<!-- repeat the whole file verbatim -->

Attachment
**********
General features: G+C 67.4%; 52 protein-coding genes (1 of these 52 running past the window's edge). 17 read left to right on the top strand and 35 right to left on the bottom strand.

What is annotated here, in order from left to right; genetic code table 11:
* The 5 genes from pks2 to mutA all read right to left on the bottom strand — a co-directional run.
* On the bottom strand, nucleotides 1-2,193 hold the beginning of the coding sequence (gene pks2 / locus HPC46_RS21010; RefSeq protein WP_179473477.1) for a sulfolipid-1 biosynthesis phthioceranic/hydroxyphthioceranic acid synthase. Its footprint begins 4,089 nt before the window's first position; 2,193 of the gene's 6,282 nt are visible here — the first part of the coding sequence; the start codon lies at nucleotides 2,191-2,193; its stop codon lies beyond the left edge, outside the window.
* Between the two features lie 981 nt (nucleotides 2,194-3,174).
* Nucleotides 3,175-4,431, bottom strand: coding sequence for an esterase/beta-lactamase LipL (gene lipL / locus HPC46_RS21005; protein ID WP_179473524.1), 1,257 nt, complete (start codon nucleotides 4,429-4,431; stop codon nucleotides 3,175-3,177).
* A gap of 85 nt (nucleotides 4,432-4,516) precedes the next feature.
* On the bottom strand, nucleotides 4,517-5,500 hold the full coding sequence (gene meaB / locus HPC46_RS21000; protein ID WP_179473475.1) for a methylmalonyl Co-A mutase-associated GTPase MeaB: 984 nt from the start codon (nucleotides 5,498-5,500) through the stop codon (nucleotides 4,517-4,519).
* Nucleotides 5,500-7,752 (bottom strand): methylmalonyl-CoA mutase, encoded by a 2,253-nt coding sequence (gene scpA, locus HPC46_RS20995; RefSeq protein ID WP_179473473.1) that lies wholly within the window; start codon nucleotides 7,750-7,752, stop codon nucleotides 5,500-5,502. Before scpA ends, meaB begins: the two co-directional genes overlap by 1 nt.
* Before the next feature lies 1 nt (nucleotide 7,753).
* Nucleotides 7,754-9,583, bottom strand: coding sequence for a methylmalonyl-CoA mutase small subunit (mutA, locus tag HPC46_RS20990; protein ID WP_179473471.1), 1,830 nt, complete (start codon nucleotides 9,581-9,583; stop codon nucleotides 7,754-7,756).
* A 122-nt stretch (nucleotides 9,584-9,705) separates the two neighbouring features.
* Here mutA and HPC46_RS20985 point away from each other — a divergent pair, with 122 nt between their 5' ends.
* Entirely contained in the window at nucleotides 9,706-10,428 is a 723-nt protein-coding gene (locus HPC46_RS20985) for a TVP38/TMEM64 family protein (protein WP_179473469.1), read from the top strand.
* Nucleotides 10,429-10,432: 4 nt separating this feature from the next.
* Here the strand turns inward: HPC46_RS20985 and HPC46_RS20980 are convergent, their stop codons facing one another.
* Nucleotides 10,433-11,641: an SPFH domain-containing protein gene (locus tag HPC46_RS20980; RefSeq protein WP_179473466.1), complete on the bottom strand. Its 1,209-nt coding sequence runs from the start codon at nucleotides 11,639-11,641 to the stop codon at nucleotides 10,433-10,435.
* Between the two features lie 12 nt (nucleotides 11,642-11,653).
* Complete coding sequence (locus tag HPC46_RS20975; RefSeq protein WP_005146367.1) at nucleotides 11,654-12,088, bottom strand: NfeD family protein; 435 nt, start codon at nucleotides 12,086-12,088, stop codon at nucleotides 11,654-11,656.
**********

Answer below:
General features: G+C 67.4%; 52 protein-coding genes (1 of these 52 running past the window's edge). 17 read left to right on the top strand and 35 right to left on the bottom strand.

What is annotated here, in order from left to right; genetic code table 11:
* The 5 genes from pks2 to mutA all read right to left on the bottom strand — a co-directional run.
* On the bottom strand, nucleotides 1-2,193 hold the beginning of the coding sequence (gene pks2 / locus HPC46_RS21010; RefSeq protein WP_179473477.1) for a sulfolipid-1 biosynthesis phthioceranic/hydroxyphthioceranic acid synthase. Its footprint begins 4,089 nt before the window's first position; 2,193 of the gene's 6,282 nt are visible here — the first part of the coding sequence; the start codon lies at nucleotides 2,191-2,193; its stop codon lies beyond the left edge, outside the window.
* Between the two features lie 981 nt (nucleotides 2,194-3,174).
* Nucleotides 3,175-4,431, bottom strand: coding sequence for an esterase/beta-lactamase LipL (gene lipL / locus HPC46_RS21005; protein ID WP_179473524.1), 1,257 nt, complete (start codon nucleotides 4,429-4,431; stop codon nucleotides 3,175-3,177).
* A gap of 85 nt (nucleotides 4,432-4,516) precedes the next feature.
* On the bottom strand, nucleotides 4,517-5,500 hold the full coding sequence (gene meaB / locus HPC46_RS21000; protein ID WP_179473475.1) for a methylmalonyl Co-A mutase-associated GTPase MeaB: 984 nt from the start codon (nucleotides 5,498-5,500) through the stop codon (nucleotides 4,517-4,519).
* Nucleotides 5,500-7,752 (bottom strand): methylmalonyl-CoA mutase, encoded by a 2,253-nt coding sequence (gene scpA, locus HPC46_RS20995; RefSeq protein ID WP_179473473.1) that lies wholly within the window; start codon nucleotides 7,750-7,752, stop codon nucleotides 5,500-5,502. Before scpA ends, meaB begins: the two co-directional genes overlap by 1 nt.
* Before the next feature lies 1 nt (nucleotide 7,753).
* Nucleotides 7,754-9,583, bottom strand: coding sequence for a methylmalonyl-CoA mutase small subunit (mutA, locus tag HPC46_RS20990; protein ID WP_179473471.1), 1,830 nt, complete (start codon nucleotides 9,581-9,583; stop codon nucleotides 7,754-7,756).
* A 122-nt stretch (nucleotides 9,584-9,705) separates the two neighbouring features.
* Here mutA and HPC46_RS20985 point away from each other — a divergent pair, with 122 nt between their 5' ends.
* Entirely contained in the window at nucleotides 9,706-10,428 is a 723-nt protein-coding gene (locus HPC46_RS20985) for a TVP38/TMEM64 family protein (protein WP_179473469.1), read from the top strand.
* Nucleotides 10,429-10,432: 4 nt separating this feature from the next.
* Here the strand turns inward: HPC46_RS20985 and HPC46_RS20980 are convergent, their stop codons facing one another.
* Nucleotides 10,433-11,641: an SPFH domain-containing protein gene (locus tag HPC46_RS20980; RefSeq protein WP_179473466.1), complete on the bottom strand. Its 1,209-nt coding sequence runs from the start codon at nucleotides 11,639-11,641 to the stop codon at nucleotides 10,433-10,435.
* Between the two features lie 12 nt (nucleotides 11,642-11,653).
* Complete coding sequence (locus tag HPC46_RS20975; RefSeq protein WP_005146367.1) at nucleotides 11,654-12,088, bottom strand: NfeD family protein; 435 nt, start codon at nucleotides 12,086-12,088, stop codon at nucleotides 11,654-11,656.